A Struggle to Dominant Coalition

While the subject of public relations is generally understood to be a management discipline, many top executives in various industries choose either not to identify with it at all. Most of them define PR as a subset of marketing or press relations.

Global expansion of industry and commerce has not only brought public relations management into sharp focus but clarifying context and position in relation to other organization or corporate priorities. 

A public relations office will only as useful to management as management wants it to be. If management thinks of the public relations operation in a small way, then it will occupy a small place in the scheme of things and its contribution will be small. If management thinks it is important, then it will occupy a prominent place and its contribution will be significant. (Cutlip, et al 1985)

I think you need to draw a distinction between those who have a one dimension contribution to make, such as the public relations person, and those who are dealing with the total management of the organization (Hogg and Doolan, 1999)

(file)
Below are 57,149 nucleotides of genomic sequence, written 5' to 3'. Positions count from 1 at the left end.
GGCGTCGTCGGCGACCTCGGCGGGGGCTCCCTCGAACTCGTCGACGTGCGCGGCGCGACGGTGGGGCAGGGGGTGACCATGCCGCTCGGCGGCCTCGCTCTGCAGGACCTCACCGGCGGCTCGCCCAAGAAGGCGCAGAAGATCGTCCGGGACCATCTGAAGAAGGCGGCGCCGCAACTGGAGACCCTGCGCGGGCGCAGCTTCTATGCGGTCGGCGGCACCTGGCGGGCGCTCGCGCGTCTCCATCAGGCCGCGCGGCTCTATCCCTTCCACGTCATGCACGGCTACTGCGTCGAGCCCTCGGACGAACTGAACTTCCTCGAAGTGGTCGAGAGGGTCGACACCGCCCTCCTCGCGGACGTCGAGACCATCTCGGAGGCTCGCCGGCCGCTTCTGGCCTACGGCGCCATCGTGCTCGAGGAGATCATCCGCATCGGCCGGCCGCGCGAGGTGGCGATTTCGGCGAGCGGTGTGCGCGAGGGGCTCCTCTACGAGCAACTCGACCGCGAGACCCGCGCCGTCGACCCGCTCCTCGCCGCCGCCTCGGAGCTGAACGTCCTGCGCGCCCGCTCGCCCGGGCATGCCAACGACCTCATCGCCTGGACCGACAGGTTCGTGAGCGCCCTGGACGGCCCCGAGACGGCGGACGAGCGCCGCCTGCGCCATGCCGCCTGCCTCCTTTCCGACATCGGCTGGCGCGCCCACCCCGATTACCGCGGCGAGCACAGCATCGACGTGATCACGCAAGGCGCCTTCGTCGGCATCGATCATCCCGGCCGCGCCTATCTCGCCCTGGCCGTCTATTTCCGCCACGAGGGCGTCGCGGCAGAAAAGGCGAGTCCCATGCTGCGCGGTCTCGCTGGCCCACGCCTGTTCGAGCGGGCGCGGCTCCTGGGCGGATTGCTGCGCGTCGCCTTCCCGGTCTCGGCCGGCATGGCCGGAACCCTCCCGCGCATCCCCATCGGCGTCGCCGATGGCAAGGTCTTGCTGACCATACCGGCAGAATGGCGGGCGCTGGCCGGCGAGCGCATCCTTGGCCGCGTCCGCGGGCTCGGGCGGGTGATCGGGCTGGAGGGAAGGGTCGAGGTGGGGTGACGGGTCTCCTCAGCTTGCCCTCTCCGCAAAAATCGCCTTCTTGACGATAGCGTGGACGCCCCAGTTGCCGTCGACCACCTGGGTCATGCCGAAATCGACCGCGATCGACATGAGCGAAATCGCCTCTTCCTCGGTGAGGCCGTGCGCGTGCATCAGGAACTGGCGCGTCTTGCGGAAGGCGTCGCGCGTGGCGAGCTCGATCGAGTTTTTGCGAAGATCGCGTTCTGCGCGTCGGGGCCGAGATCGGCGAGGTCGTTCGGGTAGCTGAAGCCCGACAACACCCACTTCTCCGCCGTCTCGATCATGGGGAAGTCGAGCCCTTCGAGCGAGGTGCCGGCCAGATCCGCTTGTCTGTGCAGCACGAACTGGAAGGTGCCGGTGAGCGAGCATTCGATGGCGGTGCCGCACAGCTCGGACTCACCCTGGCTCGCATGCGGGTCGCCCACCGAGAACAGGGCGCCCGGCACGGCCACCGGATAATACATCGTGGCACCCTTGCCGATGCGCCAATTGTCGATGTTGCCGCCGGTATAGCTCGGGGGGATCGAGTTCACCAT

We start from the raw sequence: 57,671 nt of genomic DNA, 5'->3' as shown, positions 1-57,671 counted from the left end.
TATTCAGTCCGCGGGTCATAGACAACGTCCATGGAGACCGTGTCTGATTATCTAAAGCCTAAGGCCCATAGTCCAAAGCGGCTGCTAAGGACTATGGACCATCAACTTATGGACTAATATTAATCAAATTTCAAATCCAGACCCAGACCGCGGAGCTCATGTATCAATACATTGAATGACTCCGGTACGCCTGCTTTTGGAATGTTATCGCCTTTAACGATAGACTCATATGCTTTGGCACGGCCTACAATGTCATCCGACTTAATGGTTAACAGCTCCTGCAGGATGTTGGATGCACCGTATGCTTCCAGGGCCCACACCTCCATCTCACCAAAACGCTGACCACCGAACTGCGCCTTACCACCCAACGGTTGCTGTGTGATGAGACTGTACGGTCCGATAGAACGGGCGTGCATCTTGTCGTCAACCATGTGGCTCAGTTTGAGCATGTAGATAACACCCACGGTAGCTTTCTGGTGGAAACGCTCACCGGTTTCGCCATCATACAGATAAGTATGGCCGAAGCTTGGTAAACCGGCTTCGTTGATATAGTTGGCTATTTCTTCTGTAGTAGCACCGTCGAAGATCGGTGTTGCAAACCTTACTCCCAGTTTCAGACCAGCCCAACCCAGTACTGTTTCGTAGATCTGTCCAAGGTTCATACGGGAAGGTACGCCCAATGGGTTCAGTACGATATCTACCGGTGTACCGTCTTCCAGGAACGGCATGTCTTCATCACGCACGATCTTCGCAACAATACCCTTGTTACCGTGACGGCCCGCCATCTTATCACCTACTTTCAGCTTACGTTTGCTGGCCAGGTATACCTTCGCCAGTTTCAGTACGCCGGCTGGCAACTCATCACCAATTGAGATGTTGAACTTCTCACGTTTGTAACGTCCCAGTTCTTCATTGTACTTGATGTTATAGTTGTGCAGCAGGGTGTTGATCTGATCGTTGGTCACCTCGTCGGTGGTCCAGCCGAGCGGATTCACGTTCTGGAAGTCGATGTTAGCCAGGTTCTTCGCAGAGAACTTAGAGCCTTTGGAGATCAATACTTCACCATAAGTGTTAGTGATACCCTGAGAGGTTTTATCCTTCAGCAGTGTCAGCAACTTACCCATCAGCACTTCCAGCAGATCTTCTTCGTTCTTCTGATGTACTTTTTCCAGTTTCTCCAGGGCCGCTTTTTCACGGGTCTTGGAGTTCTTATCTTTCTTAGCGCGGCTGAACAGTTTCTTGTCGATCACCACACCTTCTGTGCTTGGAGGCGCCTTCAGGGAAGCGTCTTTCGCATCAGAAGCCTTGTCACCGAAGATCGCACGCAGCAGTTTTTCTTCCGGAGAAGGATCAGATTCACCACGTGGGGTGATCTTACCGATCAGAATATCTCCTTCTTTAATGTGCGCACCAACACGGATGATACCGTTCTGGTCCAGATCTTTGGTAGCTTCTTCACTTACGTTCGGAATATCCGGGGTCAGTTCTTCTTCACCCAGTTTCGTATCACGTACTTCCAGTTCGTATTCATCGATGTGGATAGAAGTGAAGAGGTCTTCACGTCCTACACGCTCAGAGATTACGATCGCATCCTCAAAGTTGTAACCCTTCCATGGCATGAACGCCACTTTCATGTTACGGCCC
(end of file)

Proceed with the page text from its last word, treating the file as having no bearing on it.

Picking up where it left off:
The management do not see PR as part of the core activity, they see PR as an added extra which is quite nice to have if you can afford. 

In other words, the role support for public relations is more verbal than fiscal.

When one considers its emphasis on participating in top management decision making, as a dominant coalition (Grunig, 1992) one has to exhibit a strong desire to enact such a role and there is No Excuse for No Evaluation, states Jim MacNamara (2001). PR people should be numeric rather than rhetoric. Useful research and evaluation should be carried out.

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